It is leap year and he was recognized as the greatest leaper in the NBA with the dunks. —Jazz president Randy Rigby
SACRAMENTO, Calif. — Jeremy Evans will be honored prior to tipoff of Wednesday night's game against the Houston Rockets.
Considering it's Feb. 29 (aka Leap Year Day), the event-organizing entities believe the timing is, well, a slam-dunk for the lengthy leaper to receive a tribute after he jumped into the international spotlight and won the 2012 NBA Slam Dunk Contest on Saturday in Orlando.
"It is Leap Year and he was recognized as the greatest leaper in the NBA with the dunks," Jazz president Randy Rigby said. "We thought it would be a fun play."
Jazz brass is hopeful Utah Gov. Gary Herbert will be involved in the celebration.
Gordon Hayward and Derrick Favors, the Jazz's two participants in the Rising Stars Challenge, will also be recognized before the game.
"We celebrate our successes," Rigby said, "and it deserves to be celebrated."
Rigby thinks it's especially remarkable that Evans pulled it off after being a late injury replacement.
"I think it's really a tribute to his talent and accomplishments," Rigby said.
Jazz coach Tyrone Corbin said Evans' winning slam was the most impressive one he's seen the second-year forward make. Evans skied over a sitting Gordon Hayward, caught two basketballs tossed up by his buddy and dunked them both.
"That's pretty tough to do," Jazz coach Tyrone Corbin said, admitting he'd never dunked two balls at the same time.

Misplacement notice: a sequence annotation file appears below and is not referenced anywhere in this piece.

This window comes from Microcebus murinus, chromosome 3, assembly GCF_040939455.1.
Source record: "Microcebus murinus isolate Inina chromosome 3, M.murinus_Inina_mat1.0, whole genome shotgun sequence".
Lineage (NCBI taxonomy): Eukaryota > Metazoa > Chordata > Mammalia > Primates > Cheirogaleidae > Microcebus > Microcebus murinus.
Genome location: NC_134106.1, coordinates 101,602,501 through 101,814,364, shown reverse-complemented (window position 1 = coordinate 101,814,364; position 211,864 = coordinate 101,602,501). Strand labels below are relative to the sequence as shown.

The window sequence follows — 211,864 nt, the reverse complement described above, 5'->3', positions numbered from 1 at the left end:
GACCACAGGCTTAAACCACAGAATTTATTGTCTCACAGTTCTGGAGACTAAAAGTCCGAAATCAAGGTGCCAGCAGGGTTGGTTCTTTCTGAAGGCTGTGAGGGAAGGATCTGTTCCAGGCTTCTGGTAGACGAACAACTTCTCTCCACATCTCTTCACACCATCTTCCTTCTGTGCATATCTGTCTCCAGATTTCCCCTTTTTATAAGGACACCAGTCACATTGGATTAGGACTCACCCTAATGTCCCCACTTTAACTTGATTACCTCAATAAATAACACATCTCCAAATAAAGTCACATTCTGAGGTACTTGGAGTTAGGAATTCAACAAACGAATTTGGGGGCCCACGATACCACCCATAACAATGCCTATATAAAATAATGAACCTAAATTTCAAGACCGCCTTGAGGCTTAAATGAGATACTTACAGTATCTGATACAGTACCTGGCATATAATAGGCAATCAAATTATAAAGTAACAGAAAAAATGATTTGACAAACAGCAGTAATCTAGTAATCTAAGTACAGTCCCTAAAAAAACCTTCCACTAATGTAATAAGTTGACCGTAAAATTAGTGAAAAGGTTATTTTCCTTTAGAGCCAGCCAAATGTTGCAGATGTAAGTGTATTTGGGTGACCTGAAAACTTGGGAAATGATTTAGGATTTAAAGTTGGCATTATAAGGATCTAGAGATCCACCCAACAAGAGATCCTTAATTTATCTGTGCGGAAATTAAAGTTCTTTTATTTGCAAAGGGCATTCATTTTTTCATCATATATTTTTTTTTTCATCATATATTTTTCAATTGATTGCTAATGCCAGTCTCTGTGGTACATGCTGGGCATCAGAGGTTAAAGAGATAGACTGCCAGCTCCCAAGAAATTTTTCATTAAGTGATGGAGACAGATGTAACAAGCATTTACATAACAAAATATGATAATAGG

Corbin hoped that Evans' big moment would help propel the Jazz to begin the second half.
"It's a tremendous accomplishment for the franchise. It's a great accomplishment for him," Corbin said. "It's good morale for the team. … We'd like to ride it. If that's going to be positive momentum for us, we'll take it."
Hayward smiled and said he deserved two assists for his part in Evans' dazzling dunk.
"Everyone is just excited because Jeremy's such a good guy, a humble guy," Hayward added. "For that to happen to him, I think that was really cool and special. I think people are looking forward to him maybe defending it next year."
Hayward and Favors both scored 14 points in their rookie-sophomore game, nicely representing themselves and the organization.
Evans had to part ways with the trophy after his victory. His prize has since been personally engraved and will be presented to him tonight in front of Jazz fans.
Not surprisingly, Evans has been the target of teammate teasing.
After Tuesday's shootaround, Jazz center Al Jefferson asked Evans what his first dunk was supposed to really look like. C.J. Miles jumped up and swung around on the rim a la Evans. And rookie Alec Burks, egged on by Earl Watson, told Evans that he can outjump him and jokingly challenged him to a dunk off.
NO BELL: Raja Bell's strained left adductor muscle kept the 35-year-old out of his third straight game.
"I would like to play as soon as I can," Bell said, "but until it's ready to play, I can't play."
Bell wasn't able to do much during the All-Star break other than enjoy four days off in Phoenix. He tried to run full speed in practice Monday, but he said that "didn't feel great." The shooting guard said he felt improvement Tuesday, though.
LINEUP CHANGE?: Veteran Josh Howard replaced Bell in the starting lineup again. Howard was the starting small forward, and Hayward moved into the shooting guard spot.
Corbin acknowledged that he's contemplating making a lineup change when Bell returns.
"We've got to be able to spice up the second group a little bit and get some scoring," the Jazz coach said before Tuesday's game. "We got to get back to that."
Corbin even said moving Hayward to a reserve role has crossed his mind because, he said, "Gordon gives us a little more versatility."
Hayward is the only Jazz player to have started in all 33 games this season.
"Right now it's so premature, until we get healthy, to see what we can do," Corbin said. "Could be (Hayward). We'll see."